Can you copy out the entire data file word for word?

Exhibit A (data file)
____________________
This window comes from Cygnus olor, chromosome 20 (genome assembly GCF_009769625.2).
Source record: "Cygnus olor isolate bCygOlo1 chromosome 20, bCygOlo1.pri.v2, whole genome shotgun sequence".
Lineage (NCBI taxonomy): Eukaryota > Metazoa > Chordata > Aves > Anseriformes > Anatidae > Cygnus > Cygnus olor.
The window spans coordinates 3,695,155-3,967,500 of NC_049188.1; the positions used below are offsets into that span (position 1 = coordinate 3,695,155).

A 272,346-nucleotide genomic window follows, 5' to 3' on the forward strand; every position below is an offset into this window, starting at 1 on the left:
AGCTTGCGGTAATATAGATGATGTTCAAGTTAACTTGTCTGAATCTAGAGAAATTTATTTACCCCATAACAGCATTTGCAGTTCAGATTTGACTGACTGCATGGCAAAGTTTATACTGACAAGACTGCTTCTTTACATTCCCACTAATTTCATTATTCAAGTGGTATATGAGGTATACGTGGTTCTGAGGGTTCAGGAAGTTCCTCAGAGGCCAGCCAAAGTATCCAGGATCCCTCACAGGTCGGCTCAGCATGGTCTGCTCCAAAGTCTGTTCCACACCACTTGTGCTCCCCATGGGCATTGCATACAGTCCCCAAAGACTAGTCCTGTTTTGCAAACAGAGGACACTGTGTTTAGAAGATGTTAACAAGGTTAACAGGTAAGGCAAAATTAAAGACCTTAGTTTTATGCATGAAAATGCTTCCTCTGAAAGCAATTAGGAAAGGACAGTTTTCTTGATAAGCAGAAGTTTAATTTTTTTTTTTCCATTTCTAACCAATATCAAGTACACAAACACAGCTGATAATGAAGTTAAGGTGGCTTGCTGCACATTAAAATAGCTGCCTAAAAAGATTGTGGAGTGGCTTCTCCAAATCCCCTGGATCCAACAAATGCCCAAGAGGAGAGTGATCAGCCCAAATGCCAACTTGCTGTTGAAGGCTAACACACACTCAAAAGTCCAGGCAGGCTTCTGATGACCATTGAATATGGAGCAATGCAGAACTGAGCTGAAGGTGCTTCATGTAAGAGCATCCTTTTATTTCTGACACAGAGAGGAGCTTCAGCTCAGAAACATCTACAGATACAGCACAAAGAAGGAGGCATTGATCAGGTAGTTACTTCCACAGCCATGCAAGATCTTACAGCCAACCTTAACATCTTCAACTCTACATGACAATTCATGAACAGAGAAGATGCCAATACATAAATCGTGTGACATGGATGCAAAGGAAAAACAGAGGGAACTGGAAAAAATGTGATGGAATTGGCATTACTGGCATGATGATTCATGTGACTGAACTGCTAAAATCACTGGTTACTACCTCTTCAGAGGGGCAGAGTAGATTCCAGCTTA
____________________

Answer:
This window comes from Cygnus olor, chromosome 20 (genome assembly GCF_009769625.2).
Source record: "Cygnus olor isolate bCygOlo1 chromosome 20, bCygOlo1.pri.v2, whole genome shotgun sequence".
Lineage (NCBI taxonomy): Eukaryota > Metazoa > Chordata > Aves > Anseriformes > Anatidae > Cygnus > Cygnus olor.
The window spans coordinates 3,695,155-3,967,500 of NC_049188.1; the positions used below are offsets into that span (position 1 = coordinate 3,695,155).

A 272,346-nucleotide genomic window follows, 5' to 3' on the forward strand; every position below is an offset into this window, starting at 1 on the left:
AGCTTGCGGTAATATAGATGATGTTCAAGTTAACTTGTCTGAATCTAGAGAAATTTATTTACCCCATAACAGCATTTGCAGTTCAGATTTGACTGACTGCATGGCAAAGTTTATACTGACAAGACTGCTTCTTTACATTCCCACTAATTTCATTATTCAAGTGGTATATGAGGTATACGTGGTTCTGAGGGTTCAGGAAGTTCCTCAGAGGCCAGCCAAAGTATCCAGGATCCCTCACAGGTCGGCTCAGCATGGTCTGCTCCAAAGTCTGTTCCACACCACTTGTGCTCCCCATGGGCATTGCATACAGTCCCCAAAGACTAGTCCTGTTTTGCAAACAGAGGACACTGTGTTTAGAAGATGTTAACAAGGTTAACAGGTAAGGCAAAATTAAAGACCTTAGTTTTATGCATGAAAATGCTTCCTCTGAAAGCAATTAGGAAAGGACAGTTTTCTTGATAAGCAGAAGTTTAATTTTTTTTTTTCCATTTCTAACCAATATCAAGTACACAAACACAGCTGATAATGAAGTTAAGGTGGCTTGCTGCACATTAAAATAGCTGCCTAAAAAGATTGTGGAGTGGCTTCTCCAAATCCCCTGGATCCAACAAATGCCCAAGAGGAGAGTGATCAGCCCAAATGCCAACTTGCTGTTGAAGGCTAACACACACTCAAAAGTCCAGGCAGGCTTCTGATGACCATTGAATATGGAGCAATGCAGAACTGAGCTGAAGGTGCTTCATGTAAGAGCATCCTTTTATTTCTGACACAGAGAGGAGCTTCAGCTCAGAAACATCTACAGATACAGCACAAAGAAGGAGGCATTGATCAGGTAGTTACTTCCACAGCCATGCAAGATCTTACAGCCAACCTTAACATCTTCAACTCTACATGACAATTCATGAACAGAGAAGATGCCAATACATAAATCGTGTGACATGGATGCAAAGGAAAAACAGAGGGAACTGGAAAAAATGTGATGGAATTGGCATTACTGGCATGATGATTCATGTGACTGAACTGCTAAAATCACTGGTTACTACCTCTTCAGAGGGGCAGAGTAGATTCCAGCTTA